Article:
Divided Glorification? The GDR and the Old Federal Republic of Germany in Social Media

Beginn des Projektes: December 2018

PhD project

The project investigates memory practices in digital "social media" that explicitly or implicitly address everyday life in the GDR and the Federal Republic of Germany before 1990. It analyzes the extent to which digitization, the most recent episode of medialization, also produced new collective and individual memory practices after 1990. In particular, the so-called Web 2.0 with its numerous platforms for easily accessible, user-generated content is being researched as a new space and public sphere for commemorative communication.

With regard to the still ambivalent memory of the GDR, the study asks which narratives and historical images of the GDR are shared in social media and to what extent they differ from the interpretative offers of state institutions. Against the backdrop of the so-called "nostalgia wave" of the late 1970s and early 1980s in West Germany and the "Ostalgie" debate of the 1990s and early 2000s, the specificity of GDR memory practices will then be questioned and everyday memories embedded. The memory of life in the "old" Federal Republic of Germany - which has hardly been considered by research to date - serves as a comparative object. One initial hypothesis is that the (nostalgic) memory of supposedly "good old times" for the purpose of constructing individual and collective identities is not a genuinely GDR-specific phenomenon. The project investigates which narratives, political diagnoses of the present and thus identity and alterity constructions the GDR and the Federal Republic of Germany use. What parallels and differences arise in relation to memory topoi (childhood, youth, national/international popular culture, consumption, working world, leisure time, home region, etc.) and media memory carriers (photos, music, mass media, etc.) against the background of the system difference before 1989 and the time after reunification?

The project was edited by Nils Theinert from 12/2018 to 02/2020.

Lea Frese-Renner

Leibniz Center for Contemporary History Potsdam
Am Neuen Markt 1
14467 Potsdam

office: Am Neuen Markt 1, room 1.29
phone: 0331/28991-79
E-Mail: frese-renner [at] zzf-potsdam.de

Forschung

Divided Glorification? The GDR and the Old Federal Republic of Germany in Social Media

Beginn des Projektes: December 2018

PhD project

The project investigates memory practices in digital "social media" that explicitly or implicitly address everyday life in the GDR and the Federal Republic of Germany before 1990. It analyzes the extent to which digitization, the most recent episode of medialization, also produced new collective and individual memory practices after 1990. In particular, the so-called Web 2.0 with its numerous platforms for easily accessible, user-generated content is being researched as a new space and public sphere for commemorative communication.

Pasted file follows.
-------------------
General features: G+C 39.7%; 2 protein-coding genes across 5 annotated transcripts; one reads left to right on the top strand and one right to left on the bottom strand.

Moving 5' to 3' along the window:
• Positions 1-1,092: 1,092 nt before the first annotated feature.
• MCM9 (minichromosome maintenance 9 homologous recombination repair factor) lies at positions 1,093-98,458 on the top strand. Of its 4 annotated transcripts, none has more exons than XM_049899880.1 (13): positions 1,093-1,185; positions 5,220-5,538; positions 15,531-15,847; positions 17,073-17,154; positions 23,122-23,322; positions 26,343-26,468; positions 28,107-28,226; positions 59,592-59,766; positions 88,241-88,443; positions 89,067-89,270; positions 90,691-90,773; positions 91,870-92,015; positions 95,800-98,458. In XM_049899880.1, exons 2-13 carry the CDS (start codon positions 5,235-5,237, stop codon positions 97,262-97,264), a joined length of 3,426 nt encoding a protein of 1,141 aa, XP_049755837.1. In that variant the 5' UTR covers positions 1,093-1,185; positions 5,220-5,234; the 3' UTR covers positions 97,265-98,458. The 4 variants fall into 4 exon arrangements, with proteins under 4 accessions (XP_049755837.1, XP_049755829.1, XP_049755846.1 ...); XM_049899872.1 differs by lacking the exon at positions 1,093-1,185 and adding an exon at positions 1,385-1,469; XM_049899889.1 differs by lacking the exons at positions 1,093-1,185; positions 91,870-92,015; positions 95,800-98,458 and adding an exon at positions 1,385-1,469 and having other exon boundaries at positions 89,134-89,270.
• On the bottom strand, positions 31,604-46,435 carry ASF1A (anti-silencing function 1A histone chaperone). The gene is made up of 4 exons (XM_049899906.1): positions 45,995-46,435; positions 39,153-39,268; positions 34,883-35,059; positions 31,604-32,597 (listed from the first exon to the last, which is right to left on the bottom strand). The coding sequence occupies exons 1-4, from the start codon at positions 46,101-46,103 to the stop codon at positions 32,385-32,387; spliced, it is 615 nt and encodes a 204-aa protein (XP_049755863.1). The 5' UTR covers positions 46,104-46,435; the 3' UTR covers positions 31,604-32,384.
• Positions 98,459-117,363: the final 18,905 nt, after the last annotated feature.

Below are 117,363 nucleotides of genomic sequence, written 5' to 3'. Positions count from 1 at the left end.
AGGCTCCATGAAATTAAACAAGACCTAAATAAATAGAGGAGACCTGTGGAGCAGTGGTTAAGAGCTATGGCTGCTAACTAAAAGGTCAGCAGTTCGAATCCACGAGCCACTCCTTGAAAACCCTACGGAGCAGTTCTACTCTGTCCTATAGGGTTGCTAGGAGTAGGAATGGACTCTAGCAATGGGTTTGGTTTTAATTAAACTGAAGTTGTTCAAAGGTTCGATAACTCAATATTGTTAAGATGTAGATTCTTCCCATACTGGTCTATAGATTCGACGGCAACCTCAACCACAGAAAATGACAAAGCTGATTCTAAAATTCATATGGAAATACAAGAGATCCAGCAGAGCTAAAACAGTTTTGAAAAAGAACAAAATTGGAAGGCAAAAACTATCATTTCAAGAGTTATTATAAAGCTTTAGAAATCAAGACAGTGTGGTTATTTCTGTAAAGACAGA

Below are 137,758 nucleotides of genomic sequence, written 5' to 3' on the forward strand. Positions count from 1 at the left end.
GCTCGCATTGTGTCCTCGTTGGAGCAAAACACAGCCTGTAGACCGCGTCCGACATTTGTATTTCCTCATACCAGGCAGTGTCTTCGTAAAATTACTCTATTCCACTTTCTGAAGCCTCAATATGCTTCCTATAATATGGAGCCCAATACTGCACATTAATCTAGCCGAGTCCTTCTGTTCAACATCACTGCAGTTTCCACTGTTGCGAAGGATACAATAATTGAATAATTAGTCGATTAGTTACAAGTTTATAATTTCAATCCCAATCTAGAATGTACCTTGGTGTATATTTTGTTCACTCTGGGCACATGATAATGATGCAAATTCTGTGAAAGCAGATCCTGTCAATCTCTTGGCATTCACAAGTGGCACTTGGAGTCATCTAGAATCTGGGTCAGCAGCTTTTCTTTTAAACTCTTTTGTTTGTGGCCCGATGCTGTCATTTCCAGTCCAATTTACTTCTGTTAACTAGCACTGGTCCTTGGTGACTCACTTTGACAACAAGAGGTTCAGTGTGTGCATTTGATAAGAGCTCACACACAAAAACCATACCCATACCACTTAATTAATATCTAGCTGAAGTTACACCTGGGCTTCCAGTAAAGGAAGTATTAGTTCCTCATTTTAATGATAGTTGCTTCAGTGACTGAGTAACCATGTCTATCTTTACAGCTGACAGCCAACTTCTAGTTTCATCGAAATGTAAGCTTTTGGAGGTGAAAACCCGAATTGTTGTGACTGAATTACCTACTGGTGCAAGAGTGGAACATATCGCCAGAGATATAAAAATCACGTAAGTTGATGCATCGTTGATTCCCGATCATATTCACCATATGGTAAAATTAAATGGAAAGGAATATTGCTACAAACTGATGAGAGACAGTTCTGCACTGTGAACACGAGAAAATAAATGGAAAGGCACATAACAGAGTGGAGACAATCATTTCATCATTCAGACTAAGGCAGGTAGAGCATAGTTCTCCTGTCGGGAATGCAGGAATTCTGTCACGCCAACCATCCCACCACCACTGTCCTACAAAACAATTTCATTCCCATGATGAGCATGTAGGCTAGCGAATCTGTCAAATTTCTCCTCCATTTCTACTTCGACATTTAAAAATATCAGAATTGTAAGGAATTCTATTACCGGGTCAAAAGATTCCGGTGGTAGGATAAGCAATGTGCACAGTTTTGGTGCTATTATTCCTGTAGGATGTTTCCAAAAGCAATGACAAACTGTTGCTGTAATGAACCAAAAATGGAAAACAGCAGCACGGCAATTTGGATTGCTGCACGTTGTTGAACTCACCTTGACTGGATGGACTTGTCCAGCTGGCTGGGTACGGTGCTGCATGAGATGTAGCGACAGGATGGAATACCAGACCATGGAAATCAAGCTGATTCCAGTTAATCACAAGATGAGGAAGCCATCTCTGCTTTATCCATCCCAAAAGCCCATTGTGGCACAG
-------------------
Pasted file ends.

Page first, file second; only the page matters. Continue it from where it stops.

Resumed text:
With regard to the still ambivalent memory of the GDR, the study asks which narratives and historical images of the GDR are shared in social media and to what extent they differ from the interpretative offers of state institutions. Against the backdrop of the so-called "nostalgia wave" of the late 1970s and early 1980s in West Germany and the "Ostalgie" debate of the 1990s and early 2000s, the specificity of GDR memory practices will then be questioned and everyday memories embedded. The memory of life in the "old" Federal Republic of Germany - which has hardly been considered by research to date - serves as a comparative object. One initial hypothesis is that the (nostalgic) memory of supposedly "good old times" for the purpose of constructing individual and collective identities is not a genuinely GDR-specific phenomenon. The project investigates which narratives, political diagnoses of the present and thus identity and alterity constructions the GDR and the Federal Republic of Germany use. What parallels and differences arise in relation to memory topoi (childhood, youth, national/international popular culture, consumption, working world, leisure time, home region, etc.) and media memory carriers (photos, music, mass media, etc.) against the background of the system difference before 1989 and the time after reunification?

The project was edited by Nils Theinert from 12/2018 to 02/2020.

Lea Frese-Renner

Leibniz Center for Contemporary History Potsdam
Am Neuen Markt 1
14467 Potsdam

office: Am Neuen Markt 1, room 1.29
phone: 0331/28991-79
E-Mail: frese-renner [at] zzf-potsdam.de

Forschung